What are some psychological facts that people don't know? by Arjun Subramaniam
Answer by Arjun Subramaniam:
1. The Stanford Prison Experiment
The Stanford Prison Experiment demonstrated the tendency of people to stick to a certain ideology and deference to authority. By locking people in prison.
24 males were randomly selected, some assigned prisoners and some assigned the prison guards. Prisoners had to remain for 24 hours in the cell, while guards were assigned to work in three-man teams for 8-hour shifts.
Within a few hours, everything went haywire. The guards took their positions too seriously, seriously verbally and psychologically abusing the prisoners. They would also physically punish the prisoners for errors. The guards eventually forced the prisoners to urinate and defecate in a bucket placed in the cell, took away their mattresses and forced them to sleep on the hard concrete, and made many of them sleep naked as a method of degradation.
The guards grew increasingly cruel over the six days that the experiment took place, and it was estimated that about 1/3 of them exhibited sadistic tendencies. Most of the prisoners accepted their roles as inferiors, and quietly submitted to the torture. Those who stood up were starved and isolated.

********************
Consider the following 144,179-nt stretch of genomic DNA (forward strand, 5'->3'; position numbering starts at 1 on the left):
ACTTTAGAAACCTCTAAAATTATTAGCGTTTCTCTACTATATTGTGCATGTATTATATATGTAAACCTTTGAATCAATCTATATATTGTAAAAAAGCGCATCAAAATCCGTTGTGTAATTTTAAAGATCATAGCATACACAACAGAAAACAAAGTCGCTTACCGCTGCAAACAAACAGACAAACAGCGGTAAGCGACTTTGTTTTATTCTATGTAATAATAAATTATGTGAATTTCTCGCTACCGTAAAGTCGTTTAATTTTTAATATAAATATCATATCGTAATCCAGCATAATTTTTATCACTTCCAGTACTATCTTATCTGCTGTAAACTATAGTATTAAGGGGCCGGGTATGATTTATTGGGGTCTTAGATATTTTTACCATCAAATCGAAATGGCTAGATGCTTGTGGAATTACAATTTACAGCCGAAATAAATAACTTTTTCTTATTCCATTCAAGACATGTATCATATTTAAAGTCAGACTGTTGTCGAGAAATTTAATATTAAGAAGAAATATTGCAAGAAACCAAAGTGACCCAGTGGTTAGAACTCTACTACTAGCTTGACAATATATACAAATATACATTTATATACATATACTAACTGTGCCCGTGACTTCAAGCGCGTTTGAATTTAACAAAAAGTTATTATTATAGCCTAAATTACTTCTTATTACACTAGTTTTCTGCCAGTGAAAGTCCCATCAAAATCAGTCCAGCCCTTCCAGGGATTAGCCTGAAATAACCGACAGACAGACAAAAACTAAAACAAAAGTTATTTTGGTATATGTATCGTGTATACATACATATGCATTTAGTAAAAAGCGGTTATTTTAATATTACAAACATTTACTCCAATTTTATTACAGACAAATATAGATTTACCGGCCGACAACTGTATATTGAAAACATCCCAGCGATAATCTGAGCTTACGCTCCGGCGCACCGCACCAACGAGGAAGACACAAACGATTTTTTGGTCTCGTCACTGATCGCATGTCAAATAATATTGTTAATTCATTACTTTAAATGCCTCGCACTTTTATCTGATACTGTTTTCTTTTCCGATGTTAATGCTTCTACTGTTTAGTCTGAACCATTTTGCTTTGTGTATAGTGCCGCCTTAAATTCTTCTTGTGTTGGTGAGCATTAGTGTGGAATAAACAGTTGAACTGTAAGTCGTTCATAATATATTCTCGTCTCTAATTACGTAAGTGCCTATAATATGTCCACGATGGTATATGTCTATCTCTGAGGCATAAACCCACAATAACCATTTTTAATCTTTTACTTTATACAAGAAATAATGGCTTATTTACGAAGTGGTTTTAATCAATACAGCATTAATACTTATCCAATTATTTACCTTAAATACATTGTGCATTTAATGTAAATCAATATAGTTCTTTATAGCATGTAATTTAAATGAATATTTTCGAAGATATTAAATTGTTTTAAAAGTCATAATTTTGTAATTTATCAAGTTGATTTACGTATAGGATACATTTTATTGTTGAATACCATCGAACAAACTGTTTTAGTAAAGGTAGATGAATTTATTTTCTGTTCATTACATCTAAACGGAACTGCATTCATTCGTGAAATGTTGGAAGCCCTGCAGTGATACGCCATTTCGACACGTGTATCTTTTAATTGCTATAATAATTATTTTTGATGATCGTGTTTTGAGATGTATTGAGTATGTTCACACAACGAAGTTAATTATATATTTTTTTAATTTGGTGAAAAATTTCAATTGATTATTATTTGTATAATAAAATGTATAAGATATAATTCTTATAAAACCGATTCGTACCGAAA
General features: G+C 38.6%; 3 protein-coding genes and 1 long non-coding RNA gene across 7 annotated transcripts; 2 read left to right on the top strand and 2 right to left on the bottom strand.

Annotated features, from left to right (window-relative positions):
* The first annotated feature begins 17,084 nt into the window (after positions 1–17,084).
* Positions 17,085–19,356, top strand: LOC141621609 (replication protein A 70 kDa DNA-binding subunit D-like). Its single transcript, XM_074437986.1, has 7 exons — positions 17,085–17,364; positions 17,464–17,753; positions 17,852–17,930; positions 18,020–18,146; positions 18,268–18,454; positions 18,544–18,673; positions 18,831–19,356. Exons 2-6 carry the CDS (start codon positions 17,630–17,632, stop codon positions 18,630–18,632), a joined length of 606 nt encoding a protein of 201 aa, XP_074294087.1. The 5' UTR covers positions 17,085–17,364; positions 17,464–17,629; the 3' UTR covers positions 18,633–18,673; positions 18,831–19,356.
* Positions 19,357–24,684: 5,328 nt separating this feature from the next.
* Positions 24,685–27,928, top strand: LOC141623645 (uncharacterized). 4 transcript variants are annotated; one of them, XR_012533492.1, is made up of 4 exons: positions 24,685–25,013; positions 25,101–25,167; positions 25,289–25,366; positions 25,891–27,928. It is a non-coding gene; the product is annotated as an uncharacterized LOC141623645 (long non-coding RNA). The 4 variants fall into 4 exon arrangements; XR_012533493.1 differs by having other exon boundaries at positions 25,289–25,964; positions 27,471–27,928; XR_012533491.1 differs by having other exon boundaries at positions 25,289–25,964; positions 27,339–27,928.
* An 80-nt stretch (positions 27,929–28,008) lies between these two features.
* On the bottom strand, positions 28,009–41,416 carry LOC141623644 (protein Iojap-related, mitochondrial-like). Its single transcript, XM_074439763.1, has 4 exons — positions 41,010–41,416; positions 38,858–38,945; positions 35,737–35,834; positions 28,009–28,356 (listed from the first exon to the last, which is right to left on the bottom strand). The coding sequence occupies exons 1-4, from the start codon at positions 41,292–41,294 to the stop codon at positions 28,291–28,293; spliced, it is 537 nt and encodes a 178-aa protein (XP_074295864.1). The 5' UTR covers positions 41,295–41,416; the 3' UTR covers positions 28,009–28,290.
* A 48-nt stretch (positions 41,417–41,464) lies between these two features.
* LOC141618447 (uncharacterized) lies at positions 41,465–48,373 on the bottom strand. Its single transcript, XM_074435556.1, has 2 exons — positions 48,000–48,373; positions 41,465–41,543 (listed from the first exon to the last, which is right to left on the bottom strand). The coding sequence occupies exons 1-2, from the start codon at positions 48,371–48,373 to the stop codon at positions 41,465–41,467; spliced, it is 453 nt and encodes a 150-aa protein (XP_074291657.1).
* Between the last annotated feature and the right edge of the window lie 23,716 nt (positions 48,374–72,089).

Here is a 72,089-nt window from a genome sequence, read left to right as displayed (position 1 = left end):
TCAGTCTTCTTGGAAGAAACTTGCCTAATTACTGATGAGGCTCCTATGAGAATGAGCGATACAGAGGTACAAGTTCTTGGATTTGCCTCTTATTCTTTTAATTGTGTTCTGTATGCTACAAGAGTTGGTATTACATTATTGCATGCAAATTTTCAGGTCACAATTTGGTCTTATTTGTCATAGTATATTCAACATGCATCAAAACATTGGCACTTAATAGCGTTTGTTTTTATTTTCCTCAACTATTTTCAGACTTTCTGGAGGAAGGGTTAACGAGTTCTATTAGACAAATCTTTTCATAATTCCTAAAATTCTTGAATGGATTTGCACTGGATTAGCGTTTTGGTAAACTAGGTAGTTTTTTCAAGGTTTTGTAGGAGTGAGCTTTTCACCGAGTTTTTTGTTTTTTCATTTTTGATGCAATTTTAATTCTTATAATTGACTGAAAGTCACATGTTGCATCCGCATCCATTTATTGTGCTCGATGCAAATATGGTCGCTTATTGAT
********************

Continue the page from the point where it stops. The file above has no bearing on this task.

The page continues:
Both prisoners and the guards adapted to their roles "better" than anyone expected, leading to some dangerous and psychologically scarring situations. In fact, two of the prisoners had to leave early because they were suffering too badly from their treatment.
This is how you turn normal people into sadistic torturers. Merely by giving them a position of power. Terrifying, but illuminating.
2. A Class Divided
This was perhaps the most daring psychological experiment of all time. One day after the death of Martin Luther King, an Iowa schoolteacher segregated her class by eye color.
Attempting to demonstrate the effects of race, Jane Elliott divided the class into brown-eyed children and blue-eyed children. On one day, the blue-eyed children would be the superior group. The next day, the brown-eyed children.
On the first day, the blue-eyed children were told that they were smarter, neater, nicer, and better than the brown-eyed children. They were given special privileges like a longer recess and being first in the lunch line. On the other hand, the brown-eyed children had to wear cloth collars around the necks, and Elliott ridiculed their performance and behavior. The next day, the roles were reversed.
What happened next was unprecedented. The students designated as inferior took on the look and behavior of inferior students, changing their nature and performing poorly on academic work. The students who considered themselves superior also changed their nature, suddenly becoming mean-spirited and deliberately discriminating against the 'inferior' group. After the two days of experimentation, the students reunited, hugging each other and promising never to discriminate again.
Small changes in appearance have defined racial history and discrimination, whether it be in a classroom or in a country. This small but 'eye-opening' experiment proved that discrimination is easy – But tolerance is right.